numerous pamphlets and newspaper articles published mainly between 1848
and 1862. In many of these, he insisted that the East has had no (progressive)
history. To wit: China was a ‘rotting semicivilizationy. vegetating in the teeth
of time’ (in Avineri, 1969, 184, 343). Thus, China’s only hope for progressive
emancipation or redemption lay with the Opium Wars and the incursion of
British imperial capitalists who would ‘open up backward’ China to the
energizing impulse of Western capitalism (in Avineri, 1969, 442–444). The
picture of India was similarly disfigured through this Orientalist lens (e.g.,
Avineri, 1969, 132–133; Marx, 1973, 306–307, 320). The general formula, of
course, found its famous expression in The Communist Manifesto, where we are
told that the Western bourgeoisie
compels all nations, on pain of extinction, to adopt the [Western] bourgeois
mode of production; it compels them to introduce what it calls civilization
into their midst, ie., to become [Western] themselves. In one word, it [the
Western bourgeoisie] creates a world after its own image (Marx and Engels,
1985, 84).
In this way, the Eurocentric/Orientalist story of imperialism — as a Western
civilizing mission — found one of its clearest expressions.
But, more significantly, Marx’s dismissal of the East was found at the very
heart of his theory of capitalism developed in Capital and elsewhere. The East
was monolithically represented by the (residual) category of the ‘Asiatic mode
of production’ in which private property and hence class struggle — the
developmental motor of historical progress — was notably absent. The key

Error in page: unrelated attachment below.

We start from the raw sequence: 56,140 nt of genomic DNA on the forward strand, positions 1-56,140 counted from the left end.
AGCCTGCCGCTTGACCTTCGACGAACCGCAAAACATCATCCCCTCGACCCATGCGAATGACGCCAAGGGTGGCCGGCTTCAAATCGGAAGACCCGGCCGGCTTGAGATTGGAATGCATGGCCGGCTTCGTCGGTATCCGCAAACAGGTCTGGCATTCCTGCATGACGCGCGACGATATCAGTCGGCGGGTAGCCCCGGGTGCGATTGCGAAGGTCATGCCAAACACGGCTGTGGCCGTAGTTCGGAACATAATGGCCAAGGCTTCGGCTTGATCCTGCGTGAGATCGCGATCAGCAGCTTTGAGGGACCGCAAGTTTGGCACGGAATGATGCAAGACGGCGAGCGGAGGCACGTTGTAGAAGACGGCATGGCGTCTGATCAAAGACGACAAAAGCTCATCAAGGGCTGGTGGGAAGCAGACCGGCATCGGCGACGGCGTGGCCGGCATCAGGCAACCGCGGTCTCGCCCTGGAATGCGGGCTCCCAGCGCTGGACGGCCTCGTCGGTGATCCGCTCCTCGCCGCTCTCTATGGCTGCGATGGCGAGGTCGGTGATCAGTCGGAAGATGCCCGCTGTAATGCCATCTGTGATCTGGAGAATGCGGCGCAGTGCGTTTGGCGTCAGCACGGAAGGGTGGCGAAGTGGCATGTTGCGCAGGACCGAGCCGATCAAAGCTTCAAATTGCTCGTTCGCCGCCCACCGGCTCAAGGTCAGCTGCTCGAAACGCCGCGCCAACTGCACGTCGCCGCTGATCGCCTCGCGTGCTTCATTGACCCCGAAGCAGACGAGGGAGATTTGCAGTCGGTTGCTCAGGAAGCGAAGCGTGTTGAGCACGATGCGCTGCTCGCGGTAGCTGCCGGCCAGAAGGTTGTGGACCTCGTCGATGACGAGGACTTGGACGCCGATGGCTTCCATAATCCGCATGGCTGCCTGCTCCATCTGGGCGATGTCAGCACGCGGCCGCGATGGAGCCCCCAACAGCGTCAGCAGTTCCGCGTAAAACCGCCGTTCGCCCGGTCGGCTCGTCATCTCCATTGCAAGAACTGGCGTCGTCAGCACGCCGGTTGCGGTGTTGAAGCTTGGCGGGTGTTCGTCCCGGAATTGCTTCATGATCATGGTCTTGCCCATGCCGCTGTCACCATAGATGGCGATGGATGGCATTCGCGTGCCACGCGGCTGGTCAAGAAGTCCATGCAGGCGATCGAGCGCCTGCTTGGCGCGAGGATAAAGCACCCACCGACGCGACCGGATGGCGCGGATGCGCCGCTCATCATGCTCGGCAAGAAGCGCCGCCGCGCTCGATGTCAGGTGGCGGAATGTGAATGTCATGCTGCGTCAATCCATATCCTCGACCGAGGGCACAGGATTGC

here was the Eurocentric theory of Oriental despotism. Thus, in Asia, ‘the
direct producersy [are] under direct subordination to a state which stands
over them as their landlordy. [Accordingly] no private ownership of land
exists’ (Marx, 1959, 791, 333–334; 1954, 140, 316, 337–339). Thus, stagnation
was inscribed or written into this publicly owned land system because rents
were extracted from the producers in the form of ‘taxes wrung from them —
frequently by means of torture — by a ruthless despotic state’ (Marx, 1959,

726). Thus, it was the absorption of, and hence failure to produce, a surplus for
reinvestment in the economy that ‘supplies the key to the secret of the
unchangeableness of Asiatic societies’ (Marx, 1954, 338). This scenario was
fundamentally contrasted with the European state, which did not stand above
society but was firmly embedded within, and acted on behalf of, the dominant
economic class. Also, in allowing a space for Western capitalists to accumulate
a surplus through the exploitation of labour power, Marx reveals the key to the
secret of the unique or exceptional dynamism of Western societies.
Finally, Marx’s theory of history faithfully reproduces the Orientalist/
Eurocentric teleological story. For example, in The German Ideology, Marx
traces the origins of ‘progressive history’ back to Ancient Greece, and then